Posted by PCCRomeo (432 comments )
Link Flag
Why not?
Since when has everybody been having "world class update systems"? I think he is talking about version upgrades and extension upgrades, not the stupid auto-patch installation on Windoze.

Forget about auto-upgrades, the IE team sat on
their ass on IE for five years even without a manual upgrade. What gives?

People with no work can sit in front of their Windoze boxes, while their system is being infected with viruses. Then you can auto-download patches and keep rebooting, with nothing else to do.
Posted by pythonhacker (71 comments )
Link Flag
Why upgrade to Longhorn?
You can't buy vaporware, and when it is released it will have features that have been available to others for years, yet MS will tout it as 'new'.
Posted by Bill Dautrive (1179 comments )
Link Flag
How to shoot yourself in the foot, Microsoft-style
Microsoft has no one to blame but themselves for this situation. If they hadn't insinuated, er uh, "integrated" Internet Explorer in to the operating system, they wouldn't have any trouble updating an older o.s. like Windows 2000. IE is a web browser - an application, NOT a core operating system component! Microsoft spouted that "right to innovate" b.s. at every turn, but anyone with half an ounce of brains saw right through the lie and recognized it as nothing more than an attempt to stifle competition. Now they're using IE 7 to coerce people into upgrading to Windows XP. At least half of Windows' security problems are because of IE's roots in the o.s. foundation, and now it's coming back to bite Microsoft (and all Windows users) in the *ss.
Posted by Get_Bent (534 comments )
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You don't understand corporations
Corporations want LESS frequent versions and updates, not more. Microsoft would be happy releasing (and selling) a new Windows or IE every six monts. But that's exactly what corporations have asked them to stop doing. They want stable configurations for long periods of time. A change (ANY change) requires testing, homologation, deployment (which frequently takes years on large companies even if automated), training, help desk adaptation, documentation, etc., so companies would rather live without some ultra cool features than upgrade frequently.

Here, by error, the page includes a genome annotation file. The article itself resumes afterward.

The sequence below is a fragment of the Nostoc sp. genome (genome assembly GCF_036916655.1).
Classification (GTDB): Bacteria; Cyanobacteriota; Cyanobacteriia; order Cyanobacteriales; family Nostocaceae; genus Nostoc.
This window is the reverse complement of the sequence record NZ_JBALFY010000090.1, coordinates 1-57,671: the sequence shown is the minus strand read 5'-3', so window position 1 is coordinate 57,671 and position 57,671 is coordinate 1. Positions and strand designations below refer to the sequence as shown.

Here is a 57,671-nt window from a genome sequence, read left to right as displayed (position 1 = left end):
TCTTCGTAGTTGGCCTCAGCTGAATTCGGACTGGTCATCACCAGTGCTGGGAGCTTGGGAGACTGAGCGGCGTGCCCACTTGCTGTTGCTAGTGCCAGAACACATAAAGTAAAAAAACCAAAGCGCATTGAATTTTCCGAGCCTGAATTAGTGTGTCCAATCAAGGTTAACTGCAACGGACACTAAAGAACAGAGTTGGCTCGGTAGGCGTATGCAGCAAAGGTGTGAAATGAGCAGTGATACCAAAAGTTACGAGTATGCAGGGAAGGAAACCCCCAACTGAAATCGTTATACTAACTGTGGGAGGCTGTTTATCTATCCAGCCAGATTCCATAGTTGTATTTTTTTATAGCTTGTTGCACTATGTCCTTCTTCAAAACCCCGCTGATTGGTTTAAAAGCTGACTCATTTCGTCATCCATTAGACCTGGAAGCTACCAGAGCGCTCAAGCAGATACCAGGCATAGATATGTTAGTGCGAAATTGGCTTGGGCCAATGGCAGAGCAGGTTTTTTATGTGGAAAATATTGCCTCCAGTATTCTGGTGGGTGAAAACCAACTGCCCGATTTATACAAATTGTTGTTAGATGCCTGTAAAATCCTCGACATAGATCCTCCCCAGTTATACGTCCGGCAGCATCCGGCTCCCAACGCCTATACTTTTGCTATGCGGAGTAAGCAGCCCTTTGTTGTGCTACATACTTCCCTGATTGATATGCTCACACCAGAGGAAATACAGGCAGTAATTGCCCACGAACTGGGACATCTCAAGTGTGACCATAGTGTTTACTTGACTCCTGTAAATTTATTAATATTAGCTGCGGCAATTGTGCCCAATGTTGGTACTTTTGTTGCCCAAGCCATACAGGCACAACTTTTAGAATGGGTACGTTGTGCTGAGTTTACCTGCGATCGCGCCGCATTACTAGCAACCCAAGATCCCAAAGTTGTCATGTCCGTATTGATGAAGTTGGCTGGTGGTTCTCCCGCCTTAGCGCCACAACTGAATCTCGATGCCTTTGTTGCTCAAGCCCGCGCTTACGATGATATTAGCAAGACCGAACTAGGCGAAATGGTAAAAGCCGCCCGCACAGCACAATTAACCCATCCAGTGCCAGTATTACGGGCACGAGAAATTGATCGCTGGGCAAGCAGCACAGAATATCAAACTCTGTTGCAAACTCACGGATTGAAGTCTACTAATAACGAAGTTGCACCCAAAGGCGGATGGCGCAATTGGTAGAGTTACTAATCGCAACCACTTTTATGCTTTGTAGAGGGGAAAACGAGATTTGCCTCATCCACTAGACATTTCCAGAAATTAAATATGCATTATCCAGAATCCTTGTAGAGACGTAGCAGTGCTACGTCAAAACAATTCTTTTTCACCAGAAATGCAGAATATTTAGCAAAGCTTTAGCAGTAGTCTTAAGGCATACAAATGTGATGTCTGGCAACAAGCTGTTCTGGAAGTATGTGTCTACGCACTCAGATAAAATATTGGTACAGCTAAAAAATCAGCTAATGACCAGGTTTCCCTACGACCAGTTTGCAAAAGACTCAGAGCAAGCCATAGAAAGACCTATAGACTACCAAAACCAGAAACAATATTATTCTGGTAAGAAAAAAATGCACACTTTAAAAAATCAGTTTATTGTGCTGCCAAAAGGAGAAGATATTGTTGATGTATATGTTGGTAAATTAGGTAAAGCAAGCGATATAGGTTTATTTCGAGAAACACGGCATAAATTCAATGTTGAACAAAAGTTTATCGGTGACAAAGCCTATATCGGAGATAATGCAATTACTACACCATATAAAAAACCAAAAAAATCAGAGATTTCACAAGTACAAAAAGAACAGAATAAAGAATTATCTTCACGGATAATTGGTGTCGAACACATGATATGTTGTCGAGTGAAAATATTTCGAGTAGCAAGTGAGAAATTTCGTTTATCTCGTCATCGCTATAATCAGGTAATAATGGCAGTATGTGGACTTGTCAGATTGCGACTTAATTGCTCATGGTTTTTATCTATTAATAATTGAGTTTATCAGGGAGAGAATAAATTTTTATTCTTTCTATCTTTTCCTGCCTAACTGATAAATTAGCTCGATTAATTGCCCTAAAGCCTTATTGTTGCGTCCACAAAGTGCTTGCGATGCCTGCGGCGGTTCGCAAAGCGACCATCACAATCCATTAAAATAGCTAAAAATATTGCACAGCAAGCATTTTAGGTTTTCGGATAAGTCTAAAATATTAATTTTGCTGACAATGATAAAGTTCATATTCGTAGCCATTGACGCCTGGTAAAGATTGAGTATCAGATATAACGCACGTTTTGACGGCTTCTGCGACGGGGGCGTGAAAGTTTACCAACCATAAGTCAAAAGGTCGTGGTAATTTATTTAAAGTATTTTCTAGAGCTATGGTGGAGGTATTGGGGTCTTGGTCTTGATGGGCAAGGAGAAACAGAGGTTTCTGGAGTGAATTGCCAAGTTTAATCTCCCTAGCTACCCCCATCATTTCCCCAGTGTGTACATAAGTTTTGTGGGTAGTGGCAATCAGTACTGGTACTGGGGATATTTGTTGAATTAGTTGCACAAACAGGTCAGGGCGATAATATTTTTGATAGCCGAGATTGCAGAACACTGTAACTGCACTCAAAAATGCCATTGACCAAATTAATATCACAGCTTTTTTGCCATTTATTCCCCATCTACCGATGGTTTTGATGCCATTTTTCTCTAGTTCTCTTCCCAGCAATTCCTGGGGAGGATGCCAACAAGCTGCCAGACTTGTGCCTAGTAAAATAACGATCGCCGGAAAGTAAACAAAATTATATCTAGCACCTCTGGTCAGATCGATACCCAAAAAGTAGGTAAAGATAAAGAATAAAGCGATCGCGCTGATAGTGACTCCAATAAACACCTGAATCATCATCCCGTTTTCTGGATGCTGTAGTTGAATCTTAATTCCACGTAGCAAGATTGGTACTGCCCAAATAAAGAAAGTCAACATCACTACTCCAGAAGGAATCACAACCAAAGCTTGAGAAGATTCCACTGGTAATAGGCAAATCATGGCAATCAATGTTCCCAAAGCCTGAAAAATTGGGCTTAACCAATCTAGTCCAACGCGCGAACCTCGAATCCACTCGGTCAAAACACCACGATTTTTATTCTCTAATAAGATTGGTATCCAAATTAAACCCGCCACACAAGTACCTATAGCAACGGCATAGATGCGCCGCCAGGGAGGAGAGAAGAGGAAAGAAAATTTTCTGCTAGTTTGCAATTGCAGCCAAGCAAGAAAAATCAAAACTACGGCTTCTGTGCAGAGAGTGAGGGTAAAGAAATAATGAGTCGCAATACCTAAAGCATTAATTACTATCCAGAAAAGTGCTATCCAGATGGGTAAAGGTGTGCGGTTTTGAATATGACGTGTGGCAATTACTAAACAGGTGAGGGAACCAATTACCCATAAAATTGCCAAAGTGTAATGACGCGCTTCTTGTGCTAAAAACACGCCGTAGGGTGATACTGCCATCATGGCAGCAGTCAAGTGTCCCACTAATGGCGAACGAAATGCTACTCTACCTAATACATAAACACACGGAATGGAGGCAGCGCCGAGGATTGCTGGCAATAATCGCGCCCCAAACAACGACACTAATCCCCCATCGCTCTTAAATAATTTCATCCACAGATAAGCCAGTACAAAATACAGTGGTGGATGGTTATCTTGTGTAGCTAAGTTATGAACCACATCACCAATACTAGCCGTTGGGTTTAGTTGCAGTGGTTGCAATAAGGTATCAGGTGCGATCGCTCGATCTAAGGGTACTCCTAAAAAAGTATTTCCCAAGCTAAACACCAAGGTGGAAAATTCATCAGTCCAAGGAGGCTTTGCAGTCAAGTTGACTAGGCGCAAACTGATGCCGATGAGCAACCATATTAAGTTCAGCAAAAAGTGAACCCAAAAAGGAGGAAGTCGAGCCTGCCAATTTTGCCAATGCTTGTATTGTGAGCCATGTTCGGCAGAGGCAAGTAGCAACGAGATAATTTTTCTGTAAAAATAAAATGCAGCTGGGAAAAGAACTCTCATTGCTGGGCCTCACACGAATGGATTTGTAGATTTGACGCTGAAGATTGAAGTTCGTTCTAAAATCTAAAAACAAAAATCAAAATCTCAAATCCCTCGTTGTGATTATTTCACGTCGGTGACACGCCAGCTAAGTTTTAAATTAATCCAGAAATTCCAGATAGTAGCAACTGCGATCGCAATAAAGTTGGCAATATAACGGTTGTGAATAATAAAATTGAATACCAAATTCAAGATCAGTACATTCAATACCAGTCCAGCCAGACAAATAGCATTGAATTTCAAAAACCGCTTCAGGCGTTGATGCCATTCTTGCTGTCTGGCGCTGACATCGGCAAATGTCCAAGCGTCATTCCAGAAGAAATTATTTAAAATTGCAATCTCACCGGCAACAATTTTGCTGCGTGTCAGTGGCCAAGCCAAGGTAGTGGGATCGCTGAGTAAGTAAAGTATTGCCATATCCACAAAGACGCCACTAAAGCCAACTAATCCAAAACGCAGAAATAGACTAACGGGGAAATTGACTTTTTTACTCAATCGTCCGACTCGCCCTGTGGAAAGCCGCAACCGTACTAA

Also, keep in mind that the acquisition cost of software is a very minor piece of the cost of an IT department (in most cases well under 10%), so buying vs. downloading is an irrelevant factor, what matters to companies is trust and reliability. And despite all the hype, facts show that Firefox does not have an advantage there.
MS has adapted to companies. Others (such as Mozilla) have not.
Maybe end users are crazy about upgrading their machines every week, but corporations and large companies don't see that as cost efficient.
Posted by Hernys (744 comments )
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MS Doesn't Have Anything to Worry About Just Yet
I think this article fails to mention the fact that many corporate intranet websites require the use of IE for some reason or another. Our firm's intranet requires us to run IE so we can access critical information and applications.

I don't see this 'Massive Firefox Adoption' happening just yet for these IE dependancy reasons, but I do believe Microsoft will need to keep in mind for its legacy users that FireFox is a great alternative. If corporations build their intranets to 'web standards', MS will have a small problem to worry about.

Brad Gessler
<a class="jive-link-external" href="http://www.bradgessler.com/" target="_newWindow">http://www.bradgessler.com/</a>
Posted by (1 comment )
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yes, but..
This will get corporations to look outside of MS and find better alternatives that don't lock them in and don't try to force upgrades.

Moving to MS crap, is an expensive mistake that many corporations made. Moving away from it, will be initially expensive but will save a ton of money down the road. Of course, most businessmen can't see past the current quarter.
Posted by Bill Dautrive (1179 comments )
Link Flag
Ha ha
Another locked in user/company to proprietry crap. Someone didn't plan things very well.
Posted by t8 (3716 comments )
Link Flag
Auto-update sounds very familiar...
I only hope that it won't be needed to often with all of the problems coming from Firefox lately.
Posted by rmccabe916 (46 comments )
Reply Link Flag
Another choice for w2k users
Great browser features and much more can be easily accessed at the free for life personal online desktop service <a class="jive-link-external" href="http://www.cosmopod.com" target="_newWindow">http://www.cosmopod.com</a>
Posted by iqula (59 comments )
Reply Link Flag
When is "this summer"?
Dear author,

Not everyone lives in the US.

Regards,
World.
Posted by 202578300049013666264380294439 (137 comments )